The Water Cure: The Japanese Bathing Ritual

Take inspiration from the Japanese ritual of the bath.


| September/October 2002



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Native Vermont stone and bamboo come together in a waterspout that adds tranquil sound.


In Japanese culture, many everyday activities—arranging flowers, preparing the dinner plate, pouring tea—are practicewith a mindfulness that elevates them to artistry. So it is not surprising that the most intimate contact between human and water—the act of bathing—has also become a cherished tradition in Japan, with its own lovely ritual.

Although most Japanese homes are small by Western standards, nearly every household dedicates a room to bathing. And unlike American bathroom suites, where all hygienic fixtures are contained in a single room, the Japanese bath is constructed solely for the task of cleansing and refreshing the body. Its main feature is a deep, commodious tub, traditionally made of fragrant Hinoki cypress wood, though more modern materials may be used in contemporary houses. When possible, a window is positioned over the tub, so that bathers may take in a garden view. Adjacent to the tub is an open area, often equipped with a hand shower and a floor drain; the drain is sometimes covered with a slatted wooden floor, which feels soft and warm beneath the bather’s feet. This shower area may also be equipped with a small stool and a bucket—tools of the bathing ritual.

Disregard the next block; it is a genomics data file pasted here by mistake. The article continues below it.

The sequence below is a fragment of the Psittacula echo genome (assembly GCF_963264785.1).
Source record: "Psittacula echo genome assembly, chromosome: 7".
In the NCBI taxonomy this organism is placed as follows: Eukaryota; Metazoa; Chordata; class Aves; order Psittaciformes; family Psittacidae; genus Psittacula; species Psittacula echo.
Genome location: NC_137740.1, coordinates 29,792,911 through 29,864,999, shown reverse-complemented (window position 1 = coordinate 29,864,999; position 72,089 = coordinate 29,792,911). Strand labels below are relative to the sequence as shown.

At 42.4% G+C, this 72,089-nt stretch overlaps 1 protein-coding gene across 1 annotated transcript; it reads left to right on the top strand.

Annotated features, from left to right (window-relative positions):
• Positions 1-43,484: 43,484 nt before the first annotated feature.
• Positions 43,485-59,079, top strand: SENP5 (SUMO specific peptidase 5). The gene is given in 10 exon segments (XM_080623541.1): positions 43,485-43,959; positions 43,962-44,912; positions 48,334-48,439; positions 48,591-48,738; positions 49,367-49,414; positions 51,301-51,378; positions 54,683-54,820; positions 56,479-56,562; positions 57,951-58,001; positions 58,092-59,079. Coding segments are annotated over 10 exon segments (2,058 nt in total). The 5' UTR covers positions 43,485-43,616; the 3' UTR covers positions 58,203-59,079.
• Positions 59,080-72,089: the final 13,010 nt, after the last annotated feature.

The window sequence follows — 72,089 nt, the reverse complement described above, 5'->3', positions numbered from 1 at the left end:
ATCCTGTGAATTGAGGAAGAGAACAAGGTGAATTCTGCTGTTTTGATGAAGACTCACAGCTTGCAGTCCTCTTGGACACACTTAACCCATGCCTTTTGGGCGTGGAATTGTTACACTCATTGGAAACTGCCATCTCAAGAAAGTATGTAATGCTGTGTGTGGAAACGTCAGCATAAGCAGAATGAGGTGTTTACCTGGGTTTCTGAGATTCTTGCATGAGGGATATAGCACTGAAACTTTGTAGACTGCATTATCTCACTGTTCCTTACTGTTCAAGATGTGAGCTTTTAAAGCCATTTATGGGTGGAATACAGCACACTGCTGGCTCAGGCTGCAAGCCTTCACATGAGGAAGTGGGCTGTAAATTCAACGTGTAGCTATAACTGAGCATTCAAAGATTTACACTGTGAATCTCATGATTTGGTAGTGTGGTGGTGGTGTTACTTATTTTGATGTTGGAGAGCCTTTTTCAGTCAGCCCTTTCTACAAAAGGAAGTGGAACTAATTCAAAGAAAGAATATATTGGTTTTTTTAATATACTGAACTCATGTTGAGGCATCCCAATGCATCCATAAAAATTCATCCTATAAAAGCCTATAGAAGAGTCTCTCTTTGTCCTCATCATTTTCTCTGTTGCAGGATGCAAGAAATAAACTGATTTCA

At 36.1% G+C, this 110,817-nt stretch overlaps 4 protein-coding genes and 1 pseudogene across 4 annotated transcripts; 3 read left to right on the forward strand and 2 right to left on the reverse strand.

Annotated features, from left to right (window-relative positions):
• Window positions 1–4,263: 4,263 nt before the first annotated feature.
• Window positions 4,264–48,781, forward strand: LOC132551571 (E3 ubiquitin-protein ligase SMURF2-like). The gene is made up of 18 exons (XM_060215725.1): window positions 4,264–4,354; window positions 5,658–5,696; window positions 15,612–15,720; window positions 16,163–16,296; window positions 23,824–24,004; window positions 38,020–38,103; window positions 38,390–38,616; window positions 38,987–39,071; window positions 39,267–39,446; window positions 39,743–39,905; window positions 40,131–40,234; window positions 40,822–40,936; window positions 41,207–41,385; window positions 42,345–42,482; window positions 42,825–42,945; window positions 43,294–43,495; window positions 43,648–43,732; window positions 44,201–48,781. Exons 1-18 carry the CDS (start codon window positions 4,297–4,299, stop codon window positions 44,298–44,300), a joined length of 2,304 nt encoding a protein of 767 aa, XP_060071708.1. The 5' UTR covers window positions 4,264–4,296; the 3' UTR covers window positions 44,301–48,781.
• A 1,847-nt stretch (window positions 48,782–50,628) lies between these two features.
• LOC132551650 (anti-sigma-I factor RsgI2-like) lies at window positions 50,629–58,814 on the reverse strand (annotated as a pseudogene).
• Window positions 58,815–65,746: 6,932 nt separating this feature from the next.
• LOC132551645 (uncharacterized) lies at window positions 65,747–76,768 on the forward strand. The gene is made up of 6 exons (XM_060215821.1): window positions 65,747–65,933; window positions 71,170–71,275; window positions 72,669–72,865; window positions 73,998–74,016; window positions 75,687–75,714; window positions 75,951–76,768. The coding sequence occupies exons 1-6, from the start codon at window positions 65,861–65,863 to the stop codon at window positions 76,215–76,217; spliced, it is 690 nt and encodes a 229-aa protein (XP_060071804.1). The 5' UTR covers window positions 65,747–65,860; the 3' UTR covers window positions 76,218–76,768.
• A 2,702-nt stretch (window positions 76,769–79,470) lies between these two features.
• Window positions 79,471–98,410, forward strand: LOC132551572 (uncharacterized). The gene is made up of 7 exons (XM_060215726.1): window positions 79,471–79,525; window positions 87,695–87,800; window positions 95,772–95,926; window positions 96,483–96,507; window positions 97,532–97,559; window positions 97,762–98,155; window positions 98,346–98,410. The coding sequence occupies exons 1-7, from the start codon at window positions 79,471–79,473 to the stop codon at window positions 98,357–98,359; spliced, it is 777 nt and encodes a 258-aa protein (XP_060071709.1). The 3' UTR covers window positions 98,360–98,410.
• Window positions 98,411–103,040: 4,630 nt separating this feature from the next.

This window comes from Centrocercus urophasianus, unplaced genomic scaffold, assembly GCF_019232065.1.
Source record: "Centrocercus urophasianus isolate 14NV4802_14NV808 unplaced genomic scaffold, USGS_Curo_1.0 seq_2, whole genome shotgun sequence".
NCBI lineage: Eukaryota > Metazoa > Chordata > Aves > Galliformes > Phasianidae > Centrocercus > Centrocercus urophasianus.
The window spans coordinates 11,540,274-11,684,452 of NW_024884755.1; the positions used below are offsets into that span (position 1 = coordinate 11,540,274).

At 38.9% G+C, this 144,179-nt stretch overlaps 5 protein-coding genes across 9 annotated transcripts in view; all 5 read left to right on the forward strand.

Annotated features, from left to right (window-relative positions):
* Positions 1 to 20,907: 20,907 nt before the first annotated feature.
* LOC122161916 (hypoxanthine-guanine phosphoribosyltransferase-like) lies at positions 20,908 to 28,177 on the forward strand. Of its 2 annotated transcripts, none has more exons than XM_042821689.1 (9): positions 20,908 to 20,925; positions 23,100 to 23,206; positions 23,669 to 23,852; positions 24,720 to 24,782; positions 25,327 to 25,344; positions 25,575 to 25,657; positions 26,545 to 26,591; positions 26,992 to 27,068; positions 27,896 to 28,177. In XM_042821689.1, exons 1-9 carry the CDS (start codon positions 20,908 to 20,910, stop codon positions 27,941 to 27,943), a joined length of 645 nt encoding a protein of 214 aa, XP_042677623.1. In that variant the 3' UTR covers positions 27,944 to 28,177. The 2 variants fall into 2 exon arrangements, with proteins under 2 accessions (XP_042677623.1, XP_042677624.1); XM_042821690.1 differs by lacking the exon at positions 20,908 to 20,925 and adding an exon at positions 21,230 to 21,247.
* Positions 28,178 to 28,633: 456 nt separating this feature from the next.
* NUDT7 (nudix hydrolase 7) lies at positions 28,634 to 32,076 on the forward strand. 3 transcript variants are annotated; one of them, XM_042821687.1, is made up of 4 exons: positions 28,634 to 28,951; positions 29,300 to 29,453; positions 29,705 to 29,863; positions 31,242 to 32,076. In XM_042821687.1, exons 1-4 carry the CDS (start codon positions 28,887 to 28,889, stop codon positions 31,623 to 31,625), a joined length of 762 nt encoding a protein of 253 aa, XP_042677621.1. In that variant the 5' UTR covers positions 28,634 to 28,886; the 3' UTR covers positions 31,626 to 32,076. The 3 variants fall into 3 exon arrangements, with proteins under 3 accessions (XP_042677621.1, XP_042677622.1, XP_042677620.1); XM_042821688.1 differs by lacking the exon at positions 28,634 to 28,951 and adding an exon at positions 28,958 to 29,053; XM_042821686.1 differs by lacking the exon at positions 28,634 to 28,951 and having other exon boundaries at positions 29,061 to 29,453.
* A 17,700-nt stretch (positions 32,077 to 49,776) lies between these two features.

Bathing is an unhurried affair, and the bath is customarily taken in the evening. Removing everyday clothes, the bather puts on a yukata, a lightweight printed cotton kimono that is the traditional garment worn to and from the bath. In the bath, very hot water has been poured to the brim of the tub; the room is steamy. Before immersing, cleaning is done in the shower, with water scooped from the tub with the bucket. The bather, sitting on the shower stool, scrubs away the dirt and cares of the day, cleaning vigorously from head to toe.

Then, the hand shower or the bucket is used to thoroughly rinse off the soap suds and soil. The bather slowly immerses in the tub, for a leisurely soak that opens the pores. No soaps are used in the tub, but bath salts or other products that condition the skin and please the senses may be added to enhance the water. After immersing, another quick rinse in the shower follows, then another, longer soak. By the conclusion of this process, the bather is squeaky clean, refreshed, and relaxed. The yukata is donned, and the bather is ready for dinner and a quiet evening at home.

West meets East

A space devoted to leisurely bathing may seem out of step in Western countries, where the morning shower rules, yet those who have tried bathing Japanese-style are soon seduced by this sensuous, restorative ritual. And gradually, the concept of the deep soaking tub has captured the attention of Western bath designers. Custom and mass-produced soaking tubs are now available in many luxury materials, from the traditional Hinoki wood to stainless steel, copper, and porcelain. Prices are steep, however, and can easily run into the mid-four figures for tub and installation alone.





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